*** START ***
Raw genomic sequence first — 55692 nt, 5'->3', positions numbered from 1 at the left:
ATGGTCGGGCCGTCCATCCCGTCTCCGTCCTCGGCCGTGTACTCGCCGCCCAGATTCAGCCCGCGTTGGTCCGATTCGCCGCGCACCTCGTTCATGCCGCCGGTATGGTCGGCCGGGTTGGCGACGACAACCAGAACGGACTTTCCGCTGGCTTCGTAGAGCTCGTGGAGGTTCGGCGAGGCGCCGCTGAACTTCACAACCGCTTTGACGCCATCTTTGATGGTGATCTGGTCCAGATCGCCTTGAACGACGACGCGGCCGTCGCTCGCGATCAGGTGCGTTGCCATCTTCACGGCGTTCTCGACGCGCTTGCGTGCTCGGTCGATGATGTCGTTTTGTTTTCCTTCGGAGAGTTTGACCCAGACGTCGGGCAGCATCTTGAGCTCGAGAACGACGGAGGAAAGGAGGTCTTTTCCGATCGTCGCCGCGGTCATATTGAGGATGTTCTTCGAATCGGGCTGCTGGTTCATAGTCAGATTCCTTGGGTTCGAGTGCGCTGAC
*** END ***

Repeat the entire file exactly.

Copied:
Raw genomic sequence first — 55692 nt, 5'->3', positions numbered from 1 at the left:
ATGGTCGGGCCGTCCATCCCGTCTCCGTCCTCGGCCGTGTACTCGCCGCCCAGATTCAGCCCGCGTTGGTCCGATTCGCCGCGCACCTCGTTCATGCCGCCGGTATGGTCGGCCGGGTTGGCGACGACAACCAGAACGGACTTTCCGCTGGCTTCGTAGAGCTCGTGGAGGTTCGGCGAGGCGCCGCTGAACTTCACAACCGCTTTGACGCCATCTTTGATGGTGATCTGGTCCAGATCGCCTTGAACGACGACGCGGCCGTCGCTCGCGATCAGGTGCGTTGCCATCTTCACGGCGTTCTCGACGCGCTTGCGTGCTCGGTCGATGATGTCGTTTTGTTTTCCTTCGGAGAGTTTGACCCAGACGTCGGGCAGCATCTTGAGCTCGAGAACGACGGAGGAAAGGAGGTCTTTTCCGATCGTCGCCGCGGTCATATTGAGGATGTTCTTCGAATCGGGCTGCTGGTTCATAGTCAGATTCCTTGGGTTCGAGTGCGCTGAC